I think the more interesting thing, and we’re seeing a little bit of this with apps like Tilt Brush, is — I love creativity, and I love imagination, and I think VR has this incredible potential for liberating people’s digital creativity because it’s so intuitive to get into something like Tilt Brush and just start painting in 3D. You don’t have to learn a bunch of complex commands, a whole bunch of complex tools, you just pick a brush that works for you, you pick the color that works for you and you start playing around and see what happens. I think that making creativity that approachable and that intuitive is not only inherently, intrinsically exciting for the creator, I think it opens up a whole new avenue of culture for us. The level of complex stuff that you can now create for a very small investment in figuring it out. It could get very exciting.
Hope: What’s more exciting about using that than getting some canvases and paint brushes? Is it that once you have the system you can just —

Danilo: The bottomlessness is nice, but beyond that if we grab a canvas for example, you’re still painting in 2D. With something like Tilt Brush you are painting like in three dimension, so you can have things that have depth to them, and you can have things that you can wander around. Everyone has an imagination, and it’s stuck inside of there for most people. There’s a handful who get this amazing channel between their imagination into their hands or their voices, or any number of different things to express that. It takes a lot of training, and it takes a lot of practice with different tools, and I think that something like this that is such an analog for our 3D everyday reality, but that has all of the flexibility and limitlessness of computer software, means that you can put creativity and expression into people’s hands in a way that they haven’t really had before.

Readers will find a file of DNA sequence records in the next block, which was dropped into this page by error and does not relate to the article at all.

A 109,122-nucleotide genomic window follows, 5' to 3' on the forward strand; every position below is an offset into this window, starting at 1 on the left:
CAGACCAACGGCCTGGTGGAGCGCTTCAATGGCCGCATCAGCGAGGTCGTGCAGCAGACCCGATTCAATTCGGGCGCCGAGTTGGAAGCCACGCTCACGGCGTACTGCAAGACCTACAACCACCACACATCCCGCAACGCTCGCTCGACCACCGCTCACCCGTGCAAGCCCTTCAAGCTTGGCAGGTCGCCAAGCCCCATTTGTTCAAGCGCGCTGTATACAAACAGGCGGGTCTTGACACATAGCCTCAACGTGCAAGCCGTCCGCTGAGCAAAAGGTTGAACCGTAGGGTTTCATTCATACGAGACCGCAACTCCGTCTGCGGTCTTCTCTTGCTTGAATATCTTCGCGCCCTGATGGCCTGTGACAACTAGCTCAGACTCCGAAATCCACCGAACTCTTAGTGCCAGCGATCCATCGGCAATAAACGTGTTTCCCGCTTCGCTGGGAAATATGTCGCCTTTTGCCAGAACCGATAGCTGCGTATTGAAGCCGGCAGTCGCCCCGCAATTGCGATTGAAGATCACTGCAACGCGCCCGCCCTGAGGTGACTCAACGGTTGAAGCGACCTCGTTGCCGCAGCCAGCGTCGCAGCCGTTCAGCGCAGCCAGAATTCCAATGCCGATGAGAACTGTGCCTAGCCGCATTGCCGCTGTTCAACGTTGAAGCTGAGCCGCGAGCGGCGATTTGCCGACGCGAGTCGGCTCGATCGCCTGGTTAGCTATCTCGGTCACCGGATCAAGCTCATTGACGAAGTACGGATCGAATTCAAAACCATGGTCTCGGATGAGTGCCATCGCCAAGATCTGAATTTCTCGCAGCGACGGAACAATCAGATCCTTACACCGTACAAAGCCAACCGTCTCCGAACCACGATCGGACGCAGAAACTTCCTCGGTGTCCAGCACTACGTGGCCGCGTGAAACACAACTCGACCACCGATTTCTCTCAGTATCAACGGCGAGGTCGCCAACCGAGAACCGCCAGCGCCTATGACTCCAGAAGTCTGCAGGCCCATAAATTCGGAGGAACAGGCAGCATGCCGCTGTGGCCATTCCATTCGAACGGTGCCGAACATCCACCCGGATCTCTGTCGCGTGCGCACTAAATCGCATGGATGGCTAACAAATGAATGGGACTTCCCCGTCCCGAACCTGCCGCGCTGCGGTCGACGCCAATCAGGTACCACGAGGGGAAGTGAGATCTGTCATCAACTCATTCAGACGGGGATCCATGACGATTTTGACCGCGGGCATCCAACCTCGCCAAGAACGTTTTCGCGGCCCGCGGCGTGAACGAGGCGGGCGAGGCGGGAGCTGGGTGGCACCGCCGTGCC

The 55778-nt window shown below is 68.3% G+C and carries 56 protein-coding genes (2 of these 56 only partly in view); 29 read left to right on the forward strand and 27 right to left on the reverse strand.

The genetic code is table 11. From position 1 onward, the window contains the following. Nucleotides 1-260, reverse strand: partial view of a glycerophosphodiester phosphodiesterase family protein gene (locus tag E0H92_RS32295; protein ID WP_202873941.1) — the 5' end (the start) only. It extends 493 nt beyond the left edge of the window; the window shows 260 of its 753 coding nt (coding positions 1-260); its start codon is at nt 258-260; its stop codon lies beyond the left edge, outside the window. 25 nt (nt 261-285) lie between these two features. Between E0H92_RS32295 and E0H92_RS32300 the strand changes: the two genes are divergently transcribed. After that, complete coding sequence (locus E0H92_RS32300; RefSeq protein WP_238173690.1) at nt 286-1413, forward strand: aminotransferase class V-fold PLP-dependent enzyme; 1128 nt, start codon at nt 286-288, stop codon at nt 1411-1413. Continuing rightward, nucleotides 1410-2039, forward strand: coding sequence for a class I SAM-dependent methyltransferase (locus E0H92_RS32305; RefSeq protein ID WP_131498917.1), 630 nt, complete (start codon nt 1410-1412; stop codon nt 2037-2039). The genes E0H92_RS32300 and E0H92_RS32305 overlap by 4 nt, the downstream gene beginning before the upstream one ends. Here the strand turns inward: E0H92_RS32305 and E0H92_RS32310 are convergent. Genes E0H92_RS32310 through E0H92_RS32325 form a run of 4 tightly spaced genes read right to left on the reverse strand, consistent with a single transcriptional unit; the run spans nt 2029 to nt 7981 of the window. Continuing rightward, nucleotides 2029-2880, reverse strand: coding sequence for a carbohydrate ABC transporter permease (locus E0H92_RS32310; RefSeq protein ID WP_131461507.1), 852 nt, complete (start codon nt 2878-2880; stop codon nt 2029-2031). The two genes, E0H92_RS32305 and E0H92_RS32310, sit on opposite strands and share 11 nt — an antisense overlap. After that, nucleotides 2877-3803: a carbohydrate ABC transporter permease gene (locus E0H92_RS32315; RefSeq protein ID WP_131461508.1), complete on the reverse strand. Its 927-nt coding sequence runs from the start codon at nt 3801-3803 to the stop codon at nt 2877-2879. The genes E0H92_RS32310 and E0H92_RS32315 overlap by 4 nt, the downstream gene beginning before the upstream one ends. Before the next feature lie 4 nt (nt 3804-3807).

Hope: There’s an intensity to a VR experience, and it’s immersive. I wonder if there’s an aspect that’s about the novelty, in the same way that when people started going to the movies it felt like this amazing immersive experience, and then you acclimate. I’m wondering if you think there will be an acclimation in the same way.

Danilo: Early film, you could point a gun at the camera and fire it and people would just lose their shit having watched that very simple sequence, right? The novelty of the medium at that point was so substantial that even very simple expressions worked well. I think like you saw today with the Blue undersea tour app, this is mostly a thing where you’re just sitting there looking around weird shit. That’s cool, but I think the much more interesting stuff comes down the pike, and it won’t be enough, a year, two years, five years from now, just have a whale come at you, as exciting as that is, right?
Hope: Yeah, you’ll have to harpoon it.
Danilo: Yeah, you’ve go to do something with the whale…

Hope: I hear your excitement about the possibilities for creative expression, and I’m imagining you paint some 3D art immersion experience, and then can save it and someone else can wander through it, but I also wonder about the potential for something antisocial or isolationist to happen, where you can put on this headset and immerse yourself in a world and have all kinds of experiences, including simulated social experiences that are completely alone, or where you interface with a person that you imagine or create, not a real person, and —

Danilo: I think I see where you’re going. Is there an isolating hazard — 
Hope: Yes
Danilo: — to this technology. I mean, the original VR technology is the novel, right? You pick up a novel and you have all of this sensory information — 
Hope: Oh yeah, sometimes if I’m reading a good novel, when I come out of it, you get that motion sickness, or whiplash.